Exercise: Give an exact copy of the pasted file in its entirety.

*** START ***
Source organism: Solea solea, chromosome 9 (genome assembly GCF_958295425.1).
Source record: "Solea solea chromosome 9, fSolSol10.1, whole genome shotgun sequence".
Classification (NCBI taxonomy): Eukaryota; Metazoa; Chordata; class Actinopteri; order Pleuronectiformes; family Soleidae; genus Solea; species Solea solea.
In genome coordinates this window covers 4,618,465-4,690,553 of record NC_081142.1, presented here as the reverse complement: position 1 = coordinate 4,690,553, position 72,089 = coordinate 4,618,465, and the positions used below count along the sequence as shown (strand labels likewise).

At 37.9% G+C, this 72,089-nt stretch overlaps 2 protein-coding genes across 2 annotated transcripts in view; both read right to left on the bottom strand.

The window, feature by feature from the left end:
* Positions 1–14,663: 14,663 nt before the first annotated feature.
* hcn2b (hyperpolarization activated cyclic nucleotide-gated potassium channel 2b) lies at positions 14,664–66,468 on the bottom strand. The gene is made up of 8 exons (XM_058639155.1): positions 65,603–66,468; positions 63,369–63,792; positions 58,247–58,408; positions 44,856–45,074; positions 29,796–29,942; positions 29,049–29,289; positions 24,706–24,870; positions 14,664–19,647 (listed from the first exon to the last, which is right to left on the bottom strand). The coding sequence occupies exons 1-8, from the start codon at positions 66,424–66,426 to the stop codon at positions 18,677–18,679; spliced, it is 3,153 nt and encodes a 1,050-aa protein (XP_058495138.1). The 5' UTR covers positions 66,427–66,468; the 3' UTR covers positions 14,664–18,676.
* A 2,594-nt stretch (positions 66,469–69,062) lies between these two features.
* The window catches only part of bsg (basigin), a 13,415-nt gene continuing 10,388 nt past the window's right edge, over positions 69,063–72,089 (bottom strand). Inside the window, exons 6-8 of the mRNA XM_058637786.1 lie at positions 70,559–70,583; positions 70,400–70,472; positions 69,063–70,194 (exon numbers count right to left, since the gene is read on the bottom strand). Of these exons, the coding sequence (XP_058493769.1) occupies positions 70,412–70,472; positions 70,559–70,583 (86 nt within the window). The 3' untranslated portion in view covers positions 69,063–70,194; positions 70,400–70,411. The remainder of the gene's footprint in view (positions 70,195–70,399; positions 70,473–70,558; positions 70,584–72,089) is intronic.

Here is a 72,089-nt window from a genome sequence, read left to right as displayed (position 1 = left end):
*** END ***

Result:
Source organism: Solea solea, chromosome 9 (genome assembly GCF_958295425.1).
Source record: "Solea solea chromosome 9, fSolSol10.1, whole genome shotgun sequence".
Classification (NCBI taxonomy): Eukaryota; Metazoa; Chordata; class Actinopteri; order Pleuronectiformes; family Soleidae; genus Solea; species Solea solea.
In genome coordinates this window covers 4,618,465-4,690,553 of record NC_081142.1, presented here as the reverse complement: position 1 = coordinate 4,690,553, position 72,089 = coordinate 4,618,465, and the positions used below count along the sequence as shown (strand labels likewise).

At 37.9% G+C, this 72,089-nt stretch overlaps 2 protein-coding genes across 2 annotated transcripts in view; both read right to left on the bottom strand.

The window, feature by feature from the left end:
* Positions 1–14,663: 14,663 nt before the first annotated feature.
* hcn2b (hyperpolarization activated cyclic nucleotide-gated potassium channel 2b) lies at positions 14,664–66,468 on the bottom strand. The gene is made up of 8 exons (XM_058639155.1): positions 65,603–66,468; positions 63,369–63,792; positions 58,247–58,408; positions 44,856–45,074; positions 29,796–29,942; positions 29,049–29,289; positions 24,706–24,870; positions 14,664–19,647 (listed from the first exon to the last, which is right to left on the bottom strand). The coding sequence occupies exons 1-8, from the start codon at positions 66,424–66,426 to the stop codon at positions 18,677–18,679; spliced, it is 3,153 nt and encodes a 1,050-aa protein (XP_058495138.1). The 5' UTR covers positions 66,427–66,468; the 3' UTR covers positions 14,664–18,676.
* A 2,594-nt stretch (positions 66,469–69,062) lies between these two features.
* The window catches only part of bsg (basigin), a 13,415-nt gene continuing 10,388 nt past the window's right edge, over positions 69,063–72,089 (bottom strand). Inside the window, exons 6-8 of the mRNA XM_058637786.1 lie at positions 70,559–70,583; positions 70,400–70,472; positions 69,063–70,194 (exon numbers count right to left, since the gene is read on the bottom strand). Of these exons, the coding sequence (XP_058493769.1) occupies positions 70,412–70,472; positions 70,559–70,583 (86 nt within the window). The 3' untranslated portion in view covers positions 69,063–70,194; positions 70,400–70,411. The remainder of the gene's footprint in view (positions 70,195–70,399; positions 70,473–70,558; positions 70,584–72,089) is intronic.

Here is a 72,089-nt window from a genome sequence, read left to right as displayed (position 1 = left end):